Only 47% of Americans said they belonged to a church, synagogue or mosque in 2020, a figure that is quite dramatic considering that number was 70% in 1999.
In fact, church membership in the U.S. hovered around 70% since all the way back in the 1930s, yet since the turn of the century, that figure is steadily declined.
The implication is clear: Americans are less religiously affiliated than ever before.
In fact, the portion of Americans who say that they do not identify with any religion whatsoever has grown from 8% in 1999 to just over 20% in the last three years.
Then there’s the in-between, those who do identify with a religion, but do not attend church.
And as you might figure, the newer the generation, the less they attend church, or identify with a religion at all. Whereas nearly 60% of baby boomers attend church, that figure is only 36% for millennials.
With this information at hand, the decline in religion is a natural occurrence, as each year the younger generations make up an increasingly larger part of the U.S. adult population.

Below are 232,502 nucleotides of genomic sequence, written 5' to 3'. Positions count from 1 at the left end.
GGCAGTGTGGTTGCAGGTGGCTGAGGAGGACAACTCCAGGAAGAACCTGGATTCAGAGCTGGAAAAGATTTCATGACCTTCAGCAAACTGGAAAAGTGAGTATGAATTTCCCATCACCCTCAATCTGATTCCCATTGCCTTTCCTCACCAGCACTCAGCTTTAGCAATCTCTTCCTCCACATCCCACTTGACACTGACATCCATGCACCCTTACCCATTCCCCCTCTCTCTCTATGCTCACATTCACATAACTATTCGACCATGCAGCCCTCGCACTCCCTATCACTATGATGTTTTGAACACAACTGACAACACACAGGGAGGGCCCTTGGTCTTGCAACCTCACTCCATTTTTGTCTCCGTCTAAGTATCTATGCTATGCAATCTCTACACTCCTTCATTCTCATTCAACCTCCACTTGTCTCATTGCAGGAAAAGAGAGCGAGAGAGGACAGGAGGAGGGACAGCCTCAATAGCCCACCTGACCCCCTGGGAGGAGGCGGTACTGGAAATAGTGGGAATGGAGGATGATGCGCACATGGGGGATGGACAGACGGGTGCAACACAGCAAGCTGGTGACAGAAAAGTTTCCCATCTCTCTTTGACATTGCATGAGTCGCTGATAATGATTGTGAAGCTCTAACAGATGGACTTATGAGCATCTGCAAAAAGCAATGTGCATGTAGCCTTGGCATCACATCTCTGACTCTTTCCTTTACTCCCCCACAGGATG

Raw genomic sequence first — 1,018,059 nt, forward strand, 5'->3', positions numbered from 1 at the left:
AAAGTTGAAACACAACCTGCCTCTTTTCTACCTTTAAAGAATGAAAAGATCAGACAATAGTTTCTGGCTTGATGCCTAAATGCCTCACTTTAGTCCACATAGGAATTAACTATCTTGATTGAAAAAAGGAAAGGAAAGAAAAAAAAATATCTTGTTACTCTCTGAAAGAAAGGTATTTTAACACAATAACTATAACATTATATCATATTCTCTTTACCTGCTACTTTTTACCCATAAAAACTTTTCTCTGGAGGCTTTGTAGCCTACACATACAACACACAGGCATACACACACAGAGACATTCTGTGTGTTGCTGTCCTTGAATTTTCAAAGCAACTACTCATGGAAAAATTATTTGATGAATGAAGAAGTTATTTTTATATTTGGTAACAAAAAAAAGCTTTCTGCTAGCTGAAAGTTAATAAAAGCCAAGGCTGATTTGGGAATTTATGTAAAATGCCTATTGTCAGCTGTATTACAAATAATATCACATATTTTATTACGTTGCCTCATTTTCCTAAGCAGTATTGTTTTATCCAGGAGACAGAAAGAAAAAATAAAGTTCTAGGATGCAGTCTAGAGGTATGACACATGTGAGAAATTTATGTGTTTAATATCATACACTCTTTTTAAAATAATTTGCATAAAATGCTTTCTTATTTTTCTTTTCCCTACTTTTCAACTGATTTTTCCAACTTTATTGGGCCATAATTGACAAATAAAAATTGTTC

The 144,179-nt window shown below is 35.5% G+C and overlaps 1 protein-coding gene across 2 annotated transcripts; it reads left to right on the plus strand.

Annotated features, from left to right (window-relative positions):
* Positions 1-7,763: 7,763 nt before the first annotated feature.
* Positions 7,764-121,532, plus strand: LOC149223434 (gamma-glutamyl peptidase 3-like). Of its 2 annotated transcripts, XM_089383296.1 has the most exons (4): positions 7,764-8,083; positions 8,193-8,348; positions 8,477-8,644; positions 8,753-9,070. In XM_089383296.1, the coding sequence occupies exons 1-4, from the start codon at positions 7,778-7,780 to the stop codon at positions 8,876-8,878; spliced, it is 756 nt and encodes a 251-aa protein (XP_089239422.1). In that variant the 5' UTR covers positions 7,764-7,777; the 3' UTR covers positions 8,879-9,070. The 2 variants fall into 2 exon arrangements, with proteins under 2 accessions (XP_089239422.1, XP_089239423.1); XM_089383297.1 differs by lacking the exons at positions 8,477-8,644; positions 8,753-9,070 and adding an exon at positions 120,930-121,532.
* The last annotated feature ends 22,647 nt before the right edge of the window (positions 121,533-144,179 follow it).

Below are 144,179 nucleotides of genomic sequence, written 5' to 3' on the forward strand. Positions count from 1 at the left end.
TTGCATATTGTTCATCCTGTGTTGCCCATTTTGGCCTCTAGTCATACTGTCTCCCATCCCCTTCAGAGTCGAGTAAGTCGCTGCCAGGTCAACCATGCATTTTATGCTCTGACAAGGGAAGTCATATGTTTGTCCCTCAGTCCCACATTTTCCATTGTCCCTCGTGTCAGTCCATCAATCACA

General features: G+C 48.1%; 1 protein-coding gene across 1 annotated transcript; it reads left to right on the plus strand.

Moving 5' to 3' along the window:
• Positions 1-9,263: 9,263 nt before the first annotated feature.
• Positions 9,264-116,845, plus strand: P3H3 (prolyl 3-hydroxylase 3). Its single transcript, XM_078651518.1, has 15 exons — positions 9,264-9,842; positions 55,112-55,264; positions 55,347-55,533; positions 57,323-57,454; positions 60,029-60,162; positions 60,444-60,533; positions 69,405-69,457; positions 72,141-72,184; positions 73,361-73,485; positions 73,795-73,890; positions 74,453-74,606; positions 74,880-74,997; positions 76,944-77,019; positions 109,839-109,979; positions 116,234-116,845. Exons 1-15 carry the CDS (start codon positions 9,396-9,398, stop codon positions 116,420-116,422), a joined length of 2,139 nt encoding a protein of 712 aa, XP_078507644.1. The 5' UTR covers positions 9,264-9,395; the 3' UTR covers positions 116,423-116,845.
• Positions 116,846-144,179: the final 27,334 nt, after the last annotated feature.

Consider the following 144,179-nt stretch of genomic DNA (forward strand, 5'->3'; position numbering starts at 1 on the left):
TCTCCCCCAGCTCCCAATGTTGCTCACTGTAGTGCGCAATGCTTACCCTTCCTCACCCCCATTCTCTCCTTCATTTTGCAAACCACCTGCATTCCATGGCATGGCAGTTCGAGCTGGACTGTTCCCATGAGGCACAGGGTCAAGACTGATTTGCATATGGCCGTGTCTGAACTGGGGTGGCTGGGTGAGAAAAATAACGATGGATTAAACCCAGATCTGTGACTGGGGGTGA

But the numbers are down, even still, for those in older generations, meaning that trend is across the board. One interesting fact, however – declines in church membership are proportionately smaller among political conservatives, as well as married adults and college graduates.
Membership is highest among those groups, our neighbors in the South and Black adults.
With churchgoers now making up less than half of the American population, and an estimated thousands of churches closing each year, church leaders will find it increasingly challenging to encourage those who do affiliate with a specific faith to become a part of organized religion.